Malacañang on Saturday played down the absence of US President Barack Obama from two key regional meetings—the Asia-Pacific Economic Cooperation (Apec) forum in Bali, Indonesia on Monday and Tuesday and the East Asia Summit in Brunei on Wednesday and Thursday—to be attended by the region’s leaders, including President Benigno Aquino III.
“I don’t think the Philippine objectives, which are a peaceful and rules-based resolution to [its territorial dispute with China], are going to be affected greatly by the absence of President Obama at one or two meetings,” Communications Secretary Ricky Carandang told journalists here.
“Certainly, his presence here is welcome but this is a long game and if President Obama is not present in one or two meetings, then that’s not going to have an impact on our position,” Carandang said.
Obama scrapped his attendance in the two meetings and visits to the Philippines and Malaysia this week because of the partial shutdown of the US government, forced by deadlock between the Democrats and the Republicans in Congress on the budget.
US Secretary of State John Kerry is attending the two summits and visiting Manila and Kuala Lumpur in Obama’s place.
Good for China
But without Obama, the largest presence in the room at the two meetings will be that of China’s leader, Xi Jinping, who is already in the region visiting Malaysia and Indonesia to boost Beijing’s reputation after straining its relations with the Philippines and Vietnam over territorial disputes in the West Philippine Sea (South China Sea).
But Kerry insisted that the United States’ commitment to Asia is as strong as ever despite Obama’s cancellation of his trip to the region.
“Let me be clear, none of what is happening (in Washington) diminishes one iota of our commitment to our partners in Asia,” Kerry told journalists here.
Analysts said Obama’s absence won’t work well for his government’s strategic “pivot” to Asia, a key policy shift that could affect the maritime disputes in the region.
For the Philippines, the goal of the President’s presence in the two meetings is to further enhance economic ties with and attract more investments from 20 other member economies of Apec, an objective that Mr. Aquino is expected to promote at the East Asia Summit where he will participate in nine meetings.
Mr. Aquino expects to be in the same meetings as Xi.
No talks with Xi
“I do understand that the Americans are sending a high-level delegation. We expect Secretary of State Kerry to be in these meetings. So I wouldn’t put too much on the absence of [President Obama] in this round of meetings. Of course, we are assuming that the shutdown and the other issues [will be] resolved at the soonest possible time, and [we hope] that they don’t drag on,” he said.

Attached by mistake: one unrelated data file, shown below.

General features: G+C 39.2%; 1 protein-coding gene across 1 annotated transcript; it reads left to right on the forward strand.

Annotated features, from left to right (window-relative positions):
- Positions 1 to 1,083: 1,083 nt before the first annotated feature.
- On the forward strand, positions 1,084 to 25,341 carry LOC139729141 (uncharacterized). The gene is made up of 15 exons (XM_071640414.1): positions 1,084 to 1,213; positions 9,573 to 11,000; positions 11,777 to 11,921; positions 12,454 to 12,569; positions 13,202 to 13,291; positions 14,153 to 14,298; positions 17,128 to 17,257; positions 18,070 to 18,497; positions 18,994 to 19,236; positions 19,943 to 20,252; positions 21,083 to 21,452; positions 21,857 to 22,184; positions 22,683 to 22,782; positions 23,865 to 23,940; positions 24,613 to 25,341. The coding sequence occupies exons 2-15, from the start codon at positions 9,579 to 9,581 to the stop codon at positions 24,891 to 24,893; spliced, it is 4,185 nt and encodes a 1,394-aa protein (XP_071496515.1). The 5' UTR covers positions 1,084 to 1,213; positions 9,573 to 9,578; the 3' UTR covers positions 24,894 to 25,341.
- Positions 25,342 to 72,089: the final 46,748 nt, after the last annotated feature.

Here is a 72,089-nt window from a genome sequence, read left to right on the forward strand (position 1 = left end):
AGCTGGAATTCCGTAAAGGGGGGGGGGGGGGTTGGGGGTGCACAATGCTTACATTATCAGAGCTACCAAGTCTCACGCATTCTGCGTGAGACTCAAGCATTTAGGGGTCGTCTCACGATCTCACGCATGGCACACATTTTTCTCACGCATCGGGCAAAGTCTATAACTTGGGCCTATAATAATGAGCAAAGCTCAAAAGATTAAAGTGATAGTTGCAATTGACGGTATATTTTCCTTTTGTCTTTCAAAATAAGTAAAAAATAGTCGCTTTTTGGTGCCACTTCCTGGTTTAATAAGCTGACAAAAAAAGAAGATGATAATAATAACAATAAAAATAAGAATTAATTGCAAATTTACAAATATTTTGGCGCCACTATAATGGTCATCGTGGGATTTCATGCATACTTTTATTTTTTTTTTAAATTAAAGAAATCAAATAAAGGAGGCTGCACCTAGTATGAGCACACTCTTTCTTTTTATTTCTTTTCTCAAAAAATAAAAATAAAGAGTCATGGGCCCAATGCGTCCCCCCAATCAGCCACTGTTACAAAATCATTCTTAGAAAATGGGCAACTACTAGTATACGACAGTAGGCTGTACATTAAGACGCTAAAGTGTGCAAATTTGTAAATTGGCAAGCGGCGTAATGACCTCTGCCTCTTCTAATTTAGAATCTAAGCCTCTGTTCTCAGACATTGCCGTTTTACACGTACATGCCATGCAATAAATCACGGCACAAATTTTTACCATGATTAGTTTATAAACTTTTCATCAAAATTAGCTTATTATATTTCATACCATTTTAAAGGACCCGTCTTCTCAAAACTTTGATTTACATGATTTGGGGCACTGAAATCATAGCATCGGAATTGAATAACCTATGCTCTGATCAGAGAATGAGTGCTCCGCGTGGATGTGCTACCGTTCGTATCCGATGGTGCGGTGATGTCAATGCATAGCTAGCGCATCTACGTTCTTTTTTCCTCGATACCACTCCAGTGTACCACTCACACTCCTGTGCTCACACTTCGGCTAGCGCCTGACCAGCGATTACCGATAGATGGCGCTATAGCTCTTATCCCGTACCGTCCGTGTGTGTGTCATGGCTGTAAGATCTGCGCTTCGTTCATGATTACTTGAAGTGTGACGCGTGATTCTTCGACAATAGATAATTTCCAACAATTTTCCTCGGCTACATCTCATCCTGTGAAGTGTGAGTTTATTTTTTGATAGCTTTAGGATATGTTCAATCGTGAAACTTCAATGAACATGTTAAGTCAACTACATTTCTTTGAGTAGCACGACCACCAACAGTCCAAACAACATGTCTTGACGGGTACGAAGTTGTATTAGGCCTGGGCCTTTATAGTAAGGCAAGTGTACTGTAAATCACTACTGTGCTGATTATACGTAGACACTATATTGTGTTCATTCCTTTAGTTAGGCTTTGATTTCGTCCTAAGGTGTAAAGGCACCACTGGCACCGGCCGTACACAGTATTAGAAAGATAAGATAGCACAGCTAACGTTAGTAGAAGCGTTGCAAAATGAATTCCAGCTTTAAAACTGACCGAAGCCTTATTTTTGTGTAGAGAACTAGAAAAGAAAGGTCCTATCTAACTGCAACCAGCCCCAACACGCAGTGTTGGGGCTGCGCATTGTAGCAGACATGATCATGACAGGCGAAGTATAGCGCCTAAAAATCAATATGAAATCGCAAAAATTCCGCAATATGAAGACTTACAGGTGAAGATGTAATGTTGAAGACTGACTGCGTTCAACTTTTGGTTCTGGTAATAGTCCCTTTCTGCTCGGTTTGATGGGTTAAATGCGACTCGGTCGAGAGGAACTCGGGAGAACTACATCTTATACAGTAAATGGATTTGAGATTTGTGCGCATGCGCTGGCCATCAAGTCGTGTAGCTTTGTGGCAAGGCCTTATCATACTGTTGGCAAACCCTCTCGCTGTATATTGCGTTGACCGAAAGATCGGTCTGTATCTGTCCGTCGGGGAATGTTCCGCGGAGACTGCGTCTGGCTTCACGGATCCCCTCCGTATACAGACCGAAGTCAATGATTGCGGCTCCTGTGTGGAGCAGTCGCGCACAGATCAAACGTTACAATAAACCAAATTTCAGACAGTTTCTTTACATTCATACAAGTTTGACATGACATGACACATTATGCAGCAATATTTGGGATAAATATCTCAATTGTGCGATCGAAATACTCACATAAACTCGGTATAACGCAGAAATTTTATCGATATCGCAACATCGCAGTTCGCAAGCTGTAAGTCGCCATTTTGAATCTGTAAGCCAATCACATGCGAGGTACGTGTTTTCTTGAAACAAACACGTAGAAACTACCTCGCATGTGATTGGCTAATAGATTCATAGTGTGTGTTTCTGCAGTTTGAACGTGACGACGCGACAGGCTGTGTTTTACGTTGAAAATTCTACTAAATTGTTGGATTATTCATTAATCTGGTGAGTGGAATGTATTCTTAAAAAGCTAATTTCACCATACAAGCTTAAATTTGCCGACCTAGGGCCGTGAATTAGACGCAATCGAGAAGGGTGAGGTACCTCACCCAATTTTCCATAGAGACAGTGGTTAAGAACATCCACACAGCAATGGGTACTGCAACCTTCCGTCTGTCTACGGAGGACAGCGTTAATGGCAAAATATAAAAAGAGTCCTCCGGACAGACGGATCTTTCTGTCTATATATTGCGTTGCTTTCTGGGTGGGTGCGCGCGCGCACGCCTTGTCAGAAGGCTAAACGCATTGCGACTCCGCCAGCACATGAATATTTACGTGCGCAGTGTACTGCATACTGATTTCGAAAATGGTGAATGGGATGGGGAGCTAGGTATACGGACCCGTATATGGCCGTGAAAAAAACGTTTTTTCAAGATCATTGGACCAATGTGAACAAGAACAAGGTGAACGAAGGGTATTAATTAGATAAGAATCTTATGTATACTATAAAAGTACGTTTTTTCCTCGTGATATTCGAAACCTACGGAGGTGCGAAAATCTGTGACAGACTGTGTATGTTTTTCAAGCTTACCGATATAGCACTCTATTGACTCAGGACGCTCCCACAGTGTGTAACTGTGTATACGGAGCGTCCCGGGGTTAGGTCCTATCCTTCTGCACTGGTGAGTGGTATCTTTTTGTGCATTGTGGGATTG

Mr. Aquino has set no bilateral talks with Xi, Carandang said.
“Neither side … believes it’s a good time to meet. We respect that,” he said.
But at some point in the efforts to resolve the territorial dispute, there will be “discussions” between the Philippines and China, Carandang said.
“We want peace, we want resolution to these issues. And if these issues can’t be resolved right away, then in the meantime, we want to make sure that it doesn’t lead to more tensions or even to violent confrontation. We’re all after the same thing. I guess we just have different ways of going about it,” he said.
Order of business
Mr. Aquino will arrive at the Ngurah Rai International Airport here at 11:45 a.m. Sunday.
Arriving with the President are Foreign Secretary Albert del Rosario, Finance Secretary Cesar Purisima, Trade Secretary Gregory Domingo, Socioeconomic Planning Secretary Arsenio Balisacan, Cabinet Secretary Rene Almendras and Presidential Management Staff chief Julia Abad.
The first order of the day for Mr. Aquino will be the Apec CEO summit at the Bali International Convention Center, where he will talk about his administration’s efforts to achieve “inclusive growth.”
Joining him on the panel are Thailand Prime Minister Yingluck Shinawatra and Peru President Ollanta Humala.
On Tuesday, Mr. Aquino will lead the discussions during the Apec Leaders’ Retreat. He is expected to “call for the need to intensify cooperation in cross-border education and skills training as a fundamental step in aligning human resource development with economic growth and resiliency,” Foreign Affairs spokesperson Raul Hernandez said.
Carandang said that while there has been “rapid growth in the first three years” of the Aquino administration, “we are not happy that the growth has not been as inclusive as we want.”
“We have social interventions … but we feel that we need to make a bigger push for investments because investments are really what’s going to sustain the economic momentum that we have,” Carandang said.
“So as always, the President is going to take every opportunity to meet with world leaders and members of the international business community,” he said.
Mr. Aquino will appear before top business leaders in the Asia-Pacific region, with the Philippines riding high on the credit rating upgrades it has received from Fitch, Standard & Poor’s, and most recently, Moody’s.
“We will be asking people to come take a look and further invest in the Philippines,” Carandang said.
The Aquino administration has been criticized back home for its failure to achieve inclusive growth, meaning the effects of a growing economy are actually felt, especially by the poor.
Carandang argued that easing poverty and generating jobs usually “lagged” in the “natural trajectory of growth.”
“If our economic models are correct, then as we near the end of President Aquino’s term, we should be seeing significant improvement in the employment numbers and in the poverty numbers, assuming we stay the course and we attract the kind of investments that we’re looking [for],” he said.
Mr. Aquino will depart for Brunei at 1:40 p.m. Tuesday. With a report from AFP